My melanoma has been extremely sneaky over the years and very very clever at avoiding detection by specialists in both the UK and Australia! While I was living in London (2010) a small pink spot came up on my cheek, I had no moles so I went to a dermatologist as I thought it didn’t look right, I was told it was likely a cyst and to cut it out would mean I’d have a scar. I immediately said ‘no way’, so I left and didn’t do anything about the ‘cyst’. It actually started to disappear so I thought nothing of it. Almost a year later the cyst was no more than a small pink mark but a small pea size lump had come up under my skin next to my ear. Once again thinking nothing of it but I did get it looked at my a GP – once again told it was a blocked lymph node and not to worry. About 6 months later and by this time my move to NY was well in the planning the lump had grown.  Before my move I thought it should be checked again ‘just to be sure’. This was all in the UK so I was away from my family. I was sent to a specialist who said immediately it’s a tumour but 98% chance it will be benign. 3 ‘inconclusive’ biopsies later and it was confirmed that it was in fact cancerous but not to worry it was a very low grade likely saliva gland cancer – the one everyone wants to get if they get cancer apparently. The tumour was successfully removed and it was only then it was confirmed it was a secondary melanoma – primary unknown! Another large surgery to remove further lymph nodes, a PET scan and I was given the ‘all clear’. As a stage 3 patient now I was asked to participate in a clinical trial which I agreed to. Unfortunately I failed at the first hurdle – a CT scan showed 3 liver spots. It was only 6 weeks since a clear PET. A follow up PET showed nothing so a biopsy was done as a ‘belts and braces check’ and that again was clear! All good – back on the road to recovery but I’d been put through the wringer mentally.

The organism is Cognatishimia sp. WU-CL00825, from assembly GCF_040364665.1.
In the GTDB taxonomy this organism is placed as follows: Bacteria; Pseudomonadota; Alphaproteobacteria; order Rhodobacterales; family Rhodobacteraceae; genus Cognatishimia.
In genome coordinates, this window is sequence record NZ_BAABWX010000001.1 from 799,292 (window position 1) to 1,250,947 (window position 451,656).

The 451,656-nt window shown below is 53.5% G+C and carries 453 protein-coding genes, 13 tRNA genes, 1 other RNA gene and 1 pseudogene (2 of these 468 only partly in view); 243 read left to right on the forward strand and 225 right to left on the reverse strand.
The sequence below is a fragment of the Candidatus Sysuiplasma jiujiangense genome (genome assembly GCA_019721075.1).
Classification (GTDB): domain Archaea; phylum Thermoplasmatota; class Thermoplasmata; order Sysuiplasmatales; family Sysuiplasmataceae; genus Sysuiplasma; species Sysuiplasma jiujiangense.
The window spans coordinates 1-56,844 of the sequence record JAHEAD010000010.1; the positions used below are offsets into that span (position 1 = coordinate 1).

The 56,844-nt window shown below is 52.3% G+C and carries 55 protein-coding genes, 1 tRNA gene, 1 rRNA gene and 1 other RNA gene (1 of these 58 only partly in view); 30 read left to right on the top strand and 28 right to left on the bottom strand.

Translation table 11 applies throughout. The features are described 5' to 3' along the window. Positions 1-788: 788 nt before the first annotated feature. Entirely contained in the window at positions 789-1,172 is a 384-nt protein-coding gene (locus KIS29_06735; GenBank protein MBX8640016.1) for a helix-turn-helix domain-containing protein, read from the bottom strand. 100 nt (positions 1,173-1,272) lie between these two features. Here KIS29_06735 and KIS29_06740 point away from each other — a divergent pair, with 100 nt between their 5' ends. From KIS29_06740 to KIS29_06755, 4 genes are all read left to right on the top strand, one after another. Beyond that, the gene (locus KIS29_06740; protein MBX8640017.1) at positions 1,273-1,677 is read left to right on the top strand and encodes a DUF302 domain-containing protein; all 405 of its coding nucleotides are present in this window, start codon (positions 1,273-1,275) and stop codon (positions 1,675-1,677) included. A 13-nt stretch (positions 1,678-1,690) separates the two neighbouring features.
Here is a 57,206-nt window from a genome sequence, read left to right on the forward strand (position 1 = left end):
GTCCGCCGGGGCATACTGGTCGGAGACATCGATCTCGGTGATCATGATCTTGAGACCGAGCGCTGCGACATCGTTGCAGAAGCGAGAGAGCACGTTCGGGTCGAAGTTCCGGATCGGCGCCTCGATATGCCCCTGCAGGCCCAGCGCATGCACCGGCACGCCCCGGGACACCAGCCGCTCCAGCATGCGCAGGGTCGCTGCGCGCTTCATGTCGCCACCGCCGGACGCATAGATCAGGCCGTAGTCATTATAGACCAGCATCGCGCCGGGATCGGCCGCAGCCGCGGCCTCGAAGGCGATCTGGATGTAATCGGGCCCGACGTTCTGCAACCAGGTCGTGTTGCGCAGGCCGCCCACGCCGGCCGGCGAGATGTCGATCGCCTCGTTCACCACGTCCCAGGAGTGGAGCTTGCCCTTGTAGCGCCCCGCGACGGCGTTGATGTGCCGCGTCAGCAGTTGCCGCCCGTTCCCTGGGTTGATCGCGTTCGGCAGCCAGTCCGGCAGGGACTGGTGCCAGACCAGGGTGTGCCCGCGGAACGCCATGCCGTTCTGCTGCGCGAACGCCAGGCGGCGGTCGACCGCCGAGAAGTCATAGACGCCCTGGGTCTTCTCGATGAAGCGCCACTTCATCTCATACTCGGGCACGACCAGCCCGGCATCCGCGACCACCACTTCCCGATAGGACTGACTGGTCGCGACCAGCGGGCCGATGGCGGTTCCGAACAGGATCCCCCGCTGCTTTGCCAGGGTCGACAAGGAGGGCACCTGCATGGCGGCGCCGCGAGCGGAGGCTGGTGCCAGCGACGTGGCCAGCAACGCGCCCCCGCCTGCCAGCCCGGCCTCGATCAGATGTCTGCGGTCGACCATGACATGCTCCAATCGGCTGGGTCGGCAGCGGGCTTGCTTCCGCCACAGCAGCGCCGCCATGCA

At this point I decided to go home to Australia and speak to Melanoma Institute Australia (MIA) – I wasn’t feeling safe where I was. Under their care I continued to have clear PET’s although my CT’s kept showing a few liver spots that never changed so was reported as angiomas.  Shortly after I arrived back in Australia I decided to have a skin check and get that process underway. I asked the doctor to look at the small pink spot on my face that he said he’d never seen anything like it. He took a biopsy and sure enough it was amelanotic melanoma insitu. But how could insitu create a secondary… there is still a bit question mark whether this is the actual primary or the real one did spontaneously disappear. Something I will never know the answer to.